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Is it possible to get just one photon from just one atom?

  1. May 6, 2015 #1
    when I say one atom, I mean literally just one atom isolated and if so how would you measure it?
     
  2. jcsd
  3. May 6, 2015 #2

    blue_leaf77

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    measure what? The number of photon? the photon's energy? something else?
     
  4. May 6, 2015 #3
    just measure that one single photon had been emitted. :wink:
     
  5. May 6, 2015 #4

    blue_leaf77

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    I'm not quite familiar with this but I guess there have been a number of single photon detectors available out there.
     
  6. May 6, 2015 #5

    jtbell

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    A Google search for "single atom photon source" turned up this:

    http://www.nature.com/nphys/journal/v3/n4/abs/nphys569.html

     
  7. May 7, 2015 #6
    unfortunately it's a pay for article, I found the answer in physics of atoms and molecules (2nd ed) pg 944, the one atom laser, they used barium in an atomic beam oven. I still don't know if it's just temperature or magnetic resonance if have a lot of learning to do but I have to do it in order so this isn't that much of a priority right now it just seemed interesting thanks for the article.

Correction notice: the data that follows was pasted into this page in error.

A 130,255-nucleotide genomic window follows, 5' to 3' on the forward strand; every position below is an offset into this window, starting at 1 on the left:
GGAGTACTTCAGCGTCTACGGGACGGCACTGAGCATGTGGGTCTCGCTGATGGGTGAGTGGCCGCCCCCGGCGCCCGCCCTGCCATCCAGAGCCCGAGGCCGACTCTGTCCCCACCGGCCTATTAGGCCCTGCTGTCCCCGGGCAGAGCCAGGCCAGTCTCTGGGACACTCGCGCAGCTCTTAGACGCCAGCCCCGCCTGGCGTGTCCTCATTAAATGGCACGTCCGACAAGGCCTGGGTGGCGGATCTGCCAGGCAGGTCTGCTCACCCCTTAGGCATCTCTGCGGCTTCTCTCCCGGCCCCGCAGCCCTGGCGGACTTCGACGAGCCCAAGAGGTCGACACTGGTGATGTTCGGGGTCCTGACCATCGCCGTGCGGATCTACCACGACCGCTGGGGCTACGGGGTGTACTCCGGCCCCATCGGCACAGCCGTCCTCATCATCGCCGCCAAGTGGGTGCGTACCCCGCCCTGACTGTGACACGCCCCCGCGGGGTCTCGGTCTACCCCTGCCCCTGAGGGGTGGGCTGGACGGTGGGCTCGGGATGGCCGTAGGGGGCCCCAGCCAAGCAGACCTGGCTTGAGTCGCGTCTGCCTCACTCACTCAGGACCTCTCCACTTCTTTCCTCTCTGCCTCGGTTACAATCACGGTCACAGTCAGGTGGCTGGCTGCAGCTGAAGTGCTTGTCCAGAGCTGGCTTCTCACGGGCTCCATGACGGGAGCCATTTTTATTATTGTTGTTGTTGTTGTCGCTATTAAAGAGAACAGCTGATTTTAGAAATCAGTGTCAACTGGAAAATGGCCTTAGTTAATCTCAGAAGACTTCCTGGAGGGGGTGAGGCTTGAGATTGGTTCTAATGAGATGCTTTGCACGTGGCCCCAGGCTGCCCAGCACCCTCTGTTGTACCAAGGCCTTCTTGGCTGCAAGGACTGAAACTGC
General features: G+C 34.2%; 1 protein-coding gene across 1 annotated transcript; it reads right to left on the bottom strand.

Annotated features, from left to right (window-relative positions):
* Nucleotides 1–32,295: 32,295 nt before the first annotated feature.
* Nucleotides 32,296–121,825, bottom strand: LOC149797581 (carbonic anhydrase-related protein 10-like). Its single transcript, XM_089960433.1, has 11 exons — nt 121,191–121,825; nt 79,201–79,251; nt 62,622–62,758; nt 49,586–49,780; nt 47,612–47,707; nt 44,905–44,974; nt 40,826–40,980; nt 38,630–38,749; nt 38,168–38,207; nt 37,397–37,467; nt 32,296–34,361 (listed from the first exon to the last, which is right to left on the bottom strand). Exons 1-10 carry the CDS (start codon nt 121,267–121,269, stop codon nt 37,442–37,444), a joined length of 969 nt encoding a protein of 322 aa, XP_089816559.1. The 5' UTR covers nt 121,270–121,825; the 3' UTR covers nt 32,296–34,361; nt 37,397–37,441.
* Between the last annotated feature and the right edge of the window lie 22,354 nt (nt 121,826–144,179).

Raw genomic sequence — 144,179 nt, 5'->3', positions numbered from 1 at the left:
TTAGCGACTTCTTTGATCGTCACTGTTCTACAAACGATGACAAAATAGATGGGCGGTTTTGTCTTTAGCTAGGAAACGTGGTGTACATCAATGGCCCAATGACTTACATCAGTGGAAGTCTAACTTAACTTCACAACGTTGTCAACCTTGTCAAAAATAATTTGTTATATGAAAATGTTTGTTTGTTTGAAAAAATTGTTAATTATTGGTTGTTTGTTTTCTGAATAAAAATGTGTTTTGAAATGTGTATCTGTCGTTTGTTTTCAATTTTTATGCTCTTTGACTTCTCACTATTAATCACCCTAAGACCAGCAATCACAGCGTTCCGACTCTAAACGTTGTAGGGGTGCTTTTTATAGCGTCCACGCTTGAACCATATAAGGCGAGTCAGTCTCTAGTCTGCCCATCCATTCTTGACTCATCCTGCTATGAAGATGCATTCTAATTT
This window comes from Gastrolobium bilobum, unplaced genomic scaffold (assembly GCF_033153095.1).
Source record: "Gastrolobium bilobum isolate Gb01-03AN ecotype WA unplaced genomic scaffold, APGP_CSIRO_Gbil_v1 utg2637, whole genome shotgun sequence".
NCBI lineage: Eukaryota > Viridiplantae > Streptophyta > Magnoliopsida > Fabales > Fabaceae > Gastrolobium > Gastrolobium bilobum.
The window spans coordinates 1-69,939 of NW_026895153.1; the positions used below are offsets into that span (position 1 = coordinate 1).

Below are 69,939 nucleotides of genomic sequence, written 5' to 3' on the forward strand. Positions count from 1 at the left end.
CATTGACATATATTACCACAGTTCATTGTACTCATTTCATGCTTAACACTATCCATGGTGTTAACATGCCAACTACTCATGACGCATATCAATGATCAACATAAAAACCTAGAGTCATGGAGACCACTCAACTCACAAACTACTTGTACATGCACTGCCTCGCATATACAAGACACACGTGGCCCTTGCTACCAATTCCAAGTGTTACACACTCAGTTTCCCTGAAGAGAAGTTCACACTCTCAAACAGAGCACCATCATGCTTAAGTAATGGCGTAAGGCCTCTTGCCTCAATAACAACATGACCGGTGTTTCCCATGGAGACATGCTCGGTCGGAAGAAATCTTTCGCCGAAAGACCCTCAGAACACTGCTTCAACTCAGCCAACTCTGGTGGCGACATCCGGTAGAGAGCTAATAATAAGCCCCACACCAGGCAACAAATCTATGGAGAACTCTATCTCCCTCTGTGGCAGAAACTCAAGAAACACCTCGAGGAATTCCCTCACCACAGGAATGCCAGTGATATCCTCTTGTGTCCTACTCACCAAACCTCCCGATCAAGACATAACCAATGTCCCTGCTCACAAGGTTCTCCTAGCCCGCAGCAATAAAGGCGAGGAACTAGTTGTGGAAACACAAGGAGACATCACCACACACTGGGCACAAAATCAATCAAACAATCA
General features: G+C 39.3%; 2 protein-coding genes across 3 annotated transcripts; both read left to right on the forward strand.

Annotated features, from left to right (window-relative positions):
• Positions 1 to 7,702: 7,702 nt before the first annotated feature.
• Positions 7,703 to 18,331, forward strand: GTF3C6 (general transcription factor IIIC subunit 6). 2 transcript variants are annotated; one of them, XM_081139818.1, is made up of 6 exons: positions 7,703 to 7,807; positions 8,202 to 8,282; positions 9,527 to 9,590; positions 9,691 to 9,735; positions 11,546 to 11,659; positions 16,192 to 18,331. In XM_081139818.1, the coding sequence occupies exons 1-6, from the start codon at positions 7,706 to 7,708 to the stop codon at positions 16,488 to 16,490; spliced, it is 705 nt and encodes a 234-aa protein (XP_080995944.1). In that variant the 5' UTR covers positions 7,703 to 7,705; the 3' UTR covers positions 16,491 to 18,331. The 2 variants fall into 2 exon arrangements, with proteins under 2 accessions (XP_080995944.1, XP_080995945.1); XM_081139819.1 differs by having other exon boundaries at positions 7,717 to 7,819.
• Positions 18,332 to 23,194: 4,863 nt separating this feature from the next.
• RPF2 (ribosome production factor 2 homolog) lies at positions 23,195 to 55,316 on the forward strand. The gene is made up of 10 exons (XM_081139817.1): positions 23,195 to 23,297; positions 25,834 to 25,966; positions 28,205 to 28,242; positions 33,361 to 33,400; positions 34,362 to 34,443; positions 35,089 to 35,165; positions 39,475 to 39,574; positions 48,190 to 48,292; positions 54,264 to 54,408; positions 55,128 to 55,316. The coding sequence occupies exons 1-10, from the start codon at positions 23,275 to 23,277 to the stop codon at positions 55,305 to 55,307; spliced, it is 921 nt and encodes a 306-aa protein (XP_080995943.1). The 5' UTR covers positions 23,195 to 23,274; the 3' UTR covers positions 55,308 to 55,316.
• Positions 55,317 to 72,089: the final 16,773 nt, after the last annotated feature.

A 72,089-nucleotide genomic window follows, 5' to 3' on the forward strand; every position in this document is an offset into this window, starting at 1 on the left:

8. May 7, 2015 #7

    ZapperZ

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    Since we don't know where you are, it is difficult to provide any kind of recommendation on how to get such an article. Please note that most major public libraries in the US, and practically most college campuses will have on-site access to these journals.

    Zz.
     
  9. May 7, 2015 #8
    I'm in Cambridge, md. there isn't a uni close and I don't think the local library um :rolleyes:, well lets just say I'm stuck in a backwards town right now. will be moving to Fairfax, va in 10 months so hopefully they'll be more resources.
     
  10. May 7, 2015 #9

    phinds

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    You might try inter-library loan.
     
  11. May 7, 2015 #10
    will do, thanks.
     
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